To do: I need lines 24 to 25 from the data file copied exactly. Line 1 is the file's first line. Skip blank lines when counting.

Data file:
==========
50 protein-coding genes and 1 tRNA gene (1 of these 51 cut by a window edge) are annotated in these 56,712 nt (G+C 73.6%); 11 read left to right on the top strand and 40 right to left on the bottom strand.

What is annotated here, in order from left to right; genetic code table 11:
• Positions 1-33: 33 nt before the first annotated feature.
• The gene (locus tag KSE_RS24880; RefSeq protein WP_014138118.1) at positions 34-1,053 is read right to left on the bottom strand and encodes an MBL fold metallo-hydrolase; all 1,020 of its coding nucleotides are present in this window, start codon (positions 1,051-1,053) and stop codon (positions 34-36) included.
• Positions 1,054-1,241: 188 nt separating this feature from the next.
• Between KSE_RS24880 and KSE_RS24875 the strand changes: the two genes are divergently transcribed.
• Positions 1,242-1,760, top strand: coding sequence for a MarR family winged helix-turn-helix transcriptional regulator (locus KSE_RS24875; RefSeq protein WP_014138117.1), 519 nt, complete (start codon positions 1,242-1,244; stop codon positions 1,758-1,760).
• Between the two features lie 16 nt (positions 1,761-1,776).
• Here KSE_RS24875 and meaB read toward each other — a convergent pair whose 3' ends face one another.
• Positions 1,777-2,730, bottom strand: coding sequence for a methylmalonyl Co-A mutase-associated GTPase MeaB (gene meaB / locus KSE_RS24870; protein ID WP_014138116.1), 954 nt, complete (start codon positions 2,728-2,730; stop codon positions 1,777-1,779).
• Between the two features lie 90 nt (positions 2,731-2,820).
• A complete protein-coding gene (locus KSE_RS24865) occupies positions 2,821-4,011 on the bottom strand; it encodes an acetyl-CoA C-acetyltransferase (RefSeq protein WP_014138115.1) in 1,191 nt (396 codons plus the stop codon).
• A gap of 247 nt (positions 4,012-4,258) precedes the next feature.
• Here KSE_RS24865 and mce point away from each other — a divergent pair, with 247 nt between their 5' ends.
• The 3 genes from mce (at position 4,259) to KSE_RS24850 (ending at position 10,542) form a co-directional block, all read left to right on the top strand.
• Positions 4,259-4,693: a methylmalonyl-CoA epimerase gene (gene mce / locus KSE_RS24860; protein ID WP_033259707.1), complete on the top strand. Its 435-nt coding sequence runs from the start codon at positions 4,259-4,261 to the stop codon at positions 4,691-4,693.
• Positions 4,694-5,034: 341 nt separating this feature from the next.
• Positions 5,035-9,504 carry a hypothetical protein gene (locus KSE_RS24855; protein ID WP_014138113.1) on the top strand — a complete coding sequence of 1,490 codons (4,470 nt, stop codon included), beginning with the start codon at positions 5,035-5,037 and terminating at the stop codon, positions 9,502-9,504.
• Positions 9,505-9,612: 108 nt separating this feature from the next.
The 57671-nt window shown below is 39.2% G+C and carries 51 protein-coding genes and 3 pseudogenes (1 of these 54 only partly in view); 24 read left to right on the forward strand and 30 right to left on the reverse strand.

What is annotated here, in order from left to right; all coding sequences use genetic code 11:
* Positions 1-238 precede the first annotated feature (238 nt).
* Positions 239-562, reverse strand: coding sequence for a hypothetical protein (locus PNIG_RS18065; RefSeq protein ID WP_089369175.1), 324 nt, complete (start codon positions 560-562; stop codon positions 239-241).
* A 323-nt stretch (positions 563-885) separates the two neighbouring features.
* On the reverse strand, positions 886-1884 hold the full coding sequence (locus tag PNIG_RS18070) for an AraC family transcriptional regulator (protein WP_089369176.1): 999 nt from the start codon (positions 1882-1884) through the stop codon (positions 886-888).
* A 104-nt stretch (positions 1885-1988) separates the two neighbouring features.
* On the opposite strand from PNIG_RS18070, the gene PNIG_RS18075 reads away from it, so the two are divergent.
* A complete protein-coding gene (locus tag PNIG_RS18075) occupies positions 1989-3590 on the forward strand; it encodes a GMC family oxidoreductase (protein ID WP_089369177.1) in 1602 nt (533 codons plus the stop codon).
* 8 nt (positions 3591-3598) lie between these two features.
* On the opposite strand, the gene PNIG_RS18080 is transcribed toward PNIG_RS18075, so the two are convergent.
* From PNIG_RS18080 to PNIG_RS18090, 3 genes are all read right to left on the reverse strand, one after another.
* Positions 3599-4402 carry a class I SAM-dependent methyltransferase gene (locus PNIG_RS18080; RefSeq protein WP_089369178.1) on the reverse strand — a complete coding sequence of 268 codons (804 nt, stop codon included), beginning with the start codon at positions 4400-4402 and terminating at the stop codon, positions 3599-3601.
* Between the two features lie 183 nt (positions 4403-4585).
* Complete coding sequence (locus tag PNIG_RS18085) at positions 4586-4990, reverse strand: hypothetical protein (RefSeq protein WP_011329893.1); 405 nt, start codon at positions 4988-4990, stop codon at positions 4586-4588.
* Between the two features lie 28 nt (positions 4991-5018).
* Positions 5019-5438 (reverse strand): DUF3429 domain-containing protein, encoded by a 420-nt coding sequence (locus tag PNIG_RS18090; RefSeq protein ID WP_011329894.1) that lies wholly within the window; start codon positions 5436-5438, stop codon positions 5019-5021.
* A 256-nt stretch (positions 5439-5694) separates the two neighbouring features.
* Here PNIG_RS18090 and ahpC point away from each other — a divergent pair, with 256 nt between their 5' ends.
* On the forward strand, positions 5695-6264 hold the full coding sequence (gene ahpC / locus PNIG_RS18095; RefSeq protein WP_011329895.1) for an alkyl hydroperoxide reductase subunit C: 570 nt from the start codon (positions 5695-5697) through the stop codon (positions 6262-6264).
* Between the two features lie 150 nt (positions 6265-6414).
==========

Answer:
* A 323-nt stretch (positions 563-885) separates the two neighbouring features.
* On the reverse strand, positions 886-1884 hold the full coding sequence (locus tag PNIG_RS18070) for an AraC family transcriptional regulator (protein WP_089369176.1): 999 nt from the start codon (positions 1882-1884) through the stop codon (positions 886-888).